The Times podcast: A decade of downers with DACA

People raise their arms in protest outdoors.
Ingrid Vaca, left, a native of Bolivia, helps energize activists to rally in support of the Deferred Action for Childhood Arrivals program, also known as DACA, at the Capitol in Washington, D.C., on June 15, 2022.
(J. Scott Applewhite / Associated Press)

For the last decade, about 800,000 individuals who came to the United States as children but have no legal status have been protected from deportation by a program commonly referred to as DACA. It has allowed them to legally work, apply for driver’s licenses and even travel abroad. But the U.S. Supreme Court is expected to strike DACA down, leaving the individuals enrolled with no clear step on how to legalize their status.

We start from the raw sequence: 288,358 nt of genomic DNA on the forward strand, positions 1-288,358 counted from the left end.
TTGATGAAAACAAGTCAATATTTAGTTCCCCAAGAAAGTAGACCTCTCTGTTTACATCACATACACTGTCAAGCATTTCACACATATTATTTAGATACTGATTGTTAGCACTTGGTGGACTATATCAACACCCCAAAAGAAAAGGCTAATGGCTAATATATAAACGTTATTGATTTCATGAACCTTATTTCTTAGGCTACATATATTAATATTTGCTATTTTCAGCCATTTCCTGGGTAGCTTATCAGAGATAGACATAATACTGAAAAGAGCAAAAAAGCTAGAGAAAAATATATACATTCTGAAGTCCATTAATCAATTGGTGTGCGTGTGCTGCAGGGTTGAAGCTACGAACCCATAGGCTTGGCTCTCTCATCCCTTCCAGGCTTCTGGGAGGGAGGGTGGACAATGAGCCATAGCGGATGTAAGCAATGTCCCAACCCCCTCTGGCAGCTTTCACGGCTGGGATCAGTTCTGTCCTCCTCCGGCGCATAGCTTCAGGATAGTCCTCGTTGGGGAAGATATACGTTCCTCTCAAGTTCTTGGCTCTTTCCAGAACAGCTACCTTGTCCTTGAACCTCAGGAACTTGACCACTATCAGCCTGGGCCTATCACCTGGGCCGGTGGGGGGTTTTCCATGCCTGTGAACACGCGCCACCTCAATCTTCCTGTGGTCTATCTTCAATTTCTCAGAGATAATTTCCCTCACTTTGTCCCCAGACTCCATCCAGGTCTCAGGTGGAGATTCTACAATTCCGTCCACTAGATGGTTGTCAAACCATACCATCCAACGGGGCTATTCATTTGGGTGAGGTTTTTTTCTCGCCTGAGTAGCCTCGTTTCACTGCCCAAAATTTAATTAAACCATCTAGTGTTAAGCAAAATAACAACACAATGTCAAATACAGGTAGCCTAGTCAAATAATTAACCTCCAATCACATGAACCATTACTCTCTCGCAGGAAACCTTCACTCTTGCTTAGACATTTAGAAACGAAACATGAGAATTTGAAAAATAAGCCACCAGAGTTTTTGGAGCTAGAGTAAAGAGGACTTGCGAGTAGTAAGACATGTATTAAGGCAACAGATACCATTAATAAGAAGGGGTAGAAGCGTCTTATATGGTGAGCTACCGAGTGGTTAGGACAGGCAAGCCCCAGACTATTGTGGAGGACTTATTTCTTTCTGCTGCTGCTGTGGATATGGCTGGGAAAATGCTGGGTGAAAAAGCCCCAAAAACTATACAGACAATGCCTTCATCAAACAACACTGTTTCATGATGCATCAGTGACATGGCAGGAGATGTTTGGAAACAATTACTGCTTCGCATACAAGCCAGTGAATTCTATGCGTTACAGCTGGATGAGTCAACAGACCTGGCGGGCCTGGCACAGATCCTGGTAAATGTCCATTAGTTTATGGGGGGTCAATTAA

Today, we hear from DACA recipients who aren’t going to wait to find out and have moved from the U.S.. Read the full transcript here.

Host: Gustavo Arellano

Guests: L.A. Times immigration reporter Andrea Castillo

More reading:

Why these DACA recipients traded living in the U.S. for other countries

‘I can’t keep fighting the system’: DACA recipients are leaving the U.S., disheartened by years of instability

On the 10th anniversary of DACA, Janet Napolitano reflects on program she helped create

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